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Red Scorpion Chile Peppers
Inventory, 8 ct : 0
This item was last sold on : 01/18/20
Red Scorpion chile peppers are small, bulbous pods, averaging 5 to 7 centimeters in length and 1 to 5 centimeters in diameter, and have a gnarled shape tapering to a distinct and slightly curved, pointed tip. The skin is smooth, glossy, and lightly wrinkled with deep folds and creases, ripening from green, golden yellow, to red when mature. Underneath the surface, the flesh is pale red and crisp, encasing a central cavity filled with a few round and flat, cream-colored seeds. Red Scorpion chile peppers have a floral, fruity taste with an intense, pungent heat that builds in intensity and may become unpalatable to some.
Red Scorpion chile peppers are available in the late spring through early fall.
Red Scorpion chile peppers, botanically classified as Capsicum chinense, are very hot pods that are members of the Solanaceae or nightshade family. Classified as a superhot variety, Red Scorpion chile peppers average 1,400,000-2,000,000 SHU on the Scoville scale and are considered to be one of the hottest peppers in the world. Red Scorpion chile peppers earn their name from their pointed, scorpion-like tail and are mature pods that have been left on the plant to fully ripen and develop the highest level of capsaicin, which is the chemical that triggers the brain to feel heat. Grown in hot weather climates, the pepper plants will widely vary in heat levels depending on the individual pepper, and there are also multiple variants of the original pepper generally classified under the Scorpion name, including the Trinidad Scorpion, Trinidad Moruga Scorpion, and the Trinidad Scorpion Butch T. Red Scorpion chile peppers are generally considered too hot to consume raw and are sparingly added to hot sauces, salsas, and marinades.
Red Scorpion chile peppers are an excellent source of vitamin C, which is an antioxidant that can help protect the immune system. The peppers also contain a very high amount of the chemical compound known as capsaicin, which triggers pain receptors in our body to feel the sensation of burning. Capsaicin has been shown to have anti-inflammatory properties and causes the body to release endorphins to counteract the perceived pain.
Red Scorpion chile peppers are rarely used raw, as their intense spice is often considered unpalatable, and caution should be taken before consuming the pods as the peppers can cause visceral reactions within the body. The peppers are most commonly added to hot sauces or salsas to add light flavoring and intense heat. When blended into hot sauces, bar-be-que sauces, and marinades, the spicy sauce can be used to flavor chicken wings, cooked meats, pasta, Asian noodle dishes, chilis, stews, and soups. Red Scorpion chile peppers can also be dried, ground into a powder, and used as a spice, or dehydrated and reconstituted for extended use. Red Scorpion chile powder can be used sparingly in dry rubs, rice and beans, and any application where hot sauce would be applied. When handling the peppers, it is important to wear gloves and goggles to protect the skin and eyes from the potent capsaicin. It is also recommended to work with the peppers in a well-ventilated space to avoid irritating the throat and lungs. Red Scorpion chile peppers will keep 1-2 weeks when loosely wrapped in plastic and stored whole and unwashed in the refrigerator.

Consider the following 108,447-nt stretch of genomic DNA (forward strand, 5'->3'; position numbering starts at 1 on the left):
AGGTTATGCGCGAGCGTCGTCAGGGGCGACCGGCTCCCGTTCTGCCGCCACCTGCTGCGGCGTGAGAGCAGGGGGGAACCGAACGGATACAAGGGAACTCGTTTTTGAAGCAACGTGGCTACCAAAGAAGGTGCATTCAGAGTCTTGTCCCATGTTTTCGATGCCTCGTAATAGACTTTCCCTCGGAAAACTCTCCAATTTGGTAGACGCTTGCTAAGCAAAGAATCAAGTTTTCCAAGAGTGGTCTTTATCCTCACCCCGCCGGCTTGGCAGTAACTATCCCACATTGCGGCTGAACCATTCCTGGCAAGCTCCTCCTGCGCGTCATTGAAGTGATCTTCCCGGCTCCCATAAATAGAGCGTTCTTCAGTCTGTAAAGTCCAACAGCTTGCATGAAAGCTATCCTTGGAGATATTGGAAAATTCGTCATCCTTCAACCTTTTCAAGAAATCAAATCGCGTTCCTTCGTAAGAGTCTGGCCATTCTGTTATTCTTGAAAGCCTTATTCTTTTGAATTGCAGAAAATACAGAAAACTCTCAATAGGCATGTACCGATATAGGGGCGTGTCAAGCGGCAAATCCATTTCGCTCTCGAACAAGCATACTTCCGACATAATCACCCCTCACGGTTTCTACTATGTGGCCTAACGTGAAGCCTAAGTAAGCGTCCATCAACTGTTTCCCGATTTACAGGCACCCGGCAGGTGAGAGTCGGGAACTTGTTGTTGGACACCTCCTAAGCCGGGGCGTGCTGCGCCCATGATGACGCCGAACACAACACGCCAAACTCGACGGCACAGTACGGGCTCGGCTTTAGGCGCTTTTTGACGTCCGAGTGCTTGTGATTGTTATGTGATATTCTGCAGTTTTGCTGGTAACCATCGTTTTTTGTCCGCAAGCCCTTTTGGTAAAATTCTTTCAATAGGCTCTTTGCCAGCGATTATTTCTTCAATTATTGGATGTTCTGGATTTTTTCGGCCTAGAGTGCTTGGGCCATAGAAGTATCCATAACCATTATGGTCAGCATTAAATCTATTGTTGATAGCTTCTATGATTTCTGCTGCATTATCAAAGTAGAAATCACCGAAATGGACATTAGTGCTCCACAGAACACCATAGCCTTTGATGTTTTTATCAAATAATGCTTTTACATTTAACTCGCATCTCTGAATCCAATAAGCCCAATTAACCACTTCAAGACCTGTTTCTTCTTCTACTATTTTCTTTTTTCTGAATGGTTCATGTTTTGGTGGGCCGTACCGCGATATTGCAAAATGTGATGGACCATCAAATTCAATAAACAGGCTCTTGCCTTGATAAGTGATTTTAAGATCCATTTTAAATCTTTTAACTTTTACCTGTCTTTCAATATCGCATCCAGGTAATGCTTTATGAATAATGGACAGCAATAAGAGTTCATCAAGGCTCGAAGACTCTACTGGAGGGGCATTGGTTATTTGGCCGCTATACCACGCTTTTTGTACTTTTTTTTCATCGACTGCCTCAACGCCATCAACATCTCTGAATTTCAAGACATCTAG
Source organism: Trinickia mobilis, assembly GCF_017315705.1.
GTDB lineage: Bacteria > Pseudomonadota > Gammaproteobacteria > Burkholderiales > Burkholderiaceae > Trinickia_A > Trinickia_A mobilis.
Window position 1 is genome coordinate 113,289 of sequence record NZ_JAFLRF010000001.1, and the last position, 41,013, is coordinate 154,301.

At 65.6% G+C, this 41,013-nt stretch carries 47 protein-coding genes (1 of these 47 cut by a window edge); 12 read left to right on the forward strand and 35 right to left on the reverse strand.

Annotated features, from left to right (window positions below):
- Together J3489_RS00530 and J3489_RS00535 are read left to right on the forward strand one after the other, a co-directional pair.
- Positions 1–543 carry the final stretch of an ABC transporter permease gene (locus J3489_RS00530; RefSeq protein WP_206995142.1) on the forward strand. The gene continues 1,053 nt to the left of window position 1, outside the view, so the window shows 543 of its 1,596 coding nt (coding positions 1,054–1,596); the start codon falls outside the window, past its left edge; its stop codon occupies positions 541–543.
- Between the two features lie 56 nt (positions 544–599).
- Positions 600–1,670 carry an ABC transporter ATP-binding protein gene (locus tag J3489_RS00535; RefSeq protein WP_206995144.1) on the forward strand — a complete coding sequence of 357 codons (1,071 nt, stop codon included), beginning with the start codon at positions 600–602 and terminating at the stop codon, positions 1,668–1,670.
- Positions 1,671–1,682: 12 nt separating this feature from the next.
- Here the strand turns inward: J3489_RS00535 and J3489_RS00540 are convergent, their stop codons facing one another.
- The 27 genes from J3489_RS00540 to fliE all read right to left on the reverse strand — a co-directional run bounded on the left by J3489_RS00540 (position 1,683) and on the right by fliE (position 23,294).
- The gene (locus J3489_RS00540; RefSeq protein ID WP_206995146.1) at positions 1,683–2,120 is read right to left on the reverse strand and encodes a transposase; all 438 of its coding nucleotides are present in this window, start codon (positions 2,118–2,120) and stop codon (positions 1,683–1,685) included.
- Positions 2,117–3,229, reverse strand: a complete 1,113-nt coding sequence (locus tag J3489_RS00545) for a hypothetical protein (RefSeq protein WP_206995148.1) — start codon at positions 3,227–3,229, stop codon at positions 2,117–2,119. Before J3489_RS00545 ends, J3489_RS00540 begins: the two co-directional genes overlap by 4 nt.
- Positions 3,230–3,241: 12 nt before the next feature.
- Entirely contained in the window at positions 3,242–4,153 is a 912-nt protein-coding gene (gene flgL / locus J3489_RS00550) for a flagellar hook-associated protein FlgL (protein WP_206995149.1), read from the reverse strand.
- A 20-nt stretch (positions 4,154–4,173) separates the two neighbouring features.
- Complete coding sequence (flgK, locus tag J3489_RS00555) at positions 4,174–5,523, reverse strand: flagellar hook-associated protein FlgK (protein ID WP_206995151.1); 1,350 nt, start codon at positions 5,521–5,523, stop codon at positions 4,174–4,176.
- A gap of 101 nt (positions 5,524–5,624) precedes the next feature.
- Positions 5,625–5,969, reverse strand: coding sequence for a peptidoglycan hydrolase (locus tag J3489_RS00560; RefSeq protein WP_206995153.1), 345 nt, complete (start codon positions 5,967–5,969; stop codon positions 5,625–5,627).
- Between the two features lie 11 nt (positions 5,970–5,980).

At New Mexico State University, the Chili Pepper Institute tested the Trinidad Scorpion chile pepper in 2012 to study the capsaicin levels within the pods and gain an accurate Scoville rating. Along with the Trinidad Scorpion, superhot peppers such as the 7-pot and bhut jolokia were also tested, and each variety had 125 plants cultivated for the study. When the pods were mature, they were harvested, dried, and ground into a powder. During this process, the capsaicin levels were found to be so high that the scientists had to keep changing into new sets of gloves as the capsaicin was making holes through the gloves.
Red Scorpion chile peppers are believed to be native to the central southern coast of Trinidad, a small island nation off the coast of Venezuela in South America, where the early versions of this pepper were developed by a local farmer named Wahid Ogeer. Today Red Scorpion chile peppers are widely studied at the University of the West Indies and the Chili Pepper Institute in New Mexico. The peppers are not sold in commercial markets and are considered to be a specialty variety grown for home gardening. Seeds are available through specific online catalogs in the United States, the Caribbean, Central America, and South America, and Australia, and there are many hot sauce varieties sold online that use the pepper as one of the ingredients.
Recipes that include Red Scorpion Chile Peppers. One is easiest, three is harder.
|Caribbean Pot||Blueberry Trinidad Moruga Scorpion Peppersauce|
|The Hot Pepper||Black Scorpion Pepper Jelly|
|Chili Pepper Madness||Superhot Sriracha|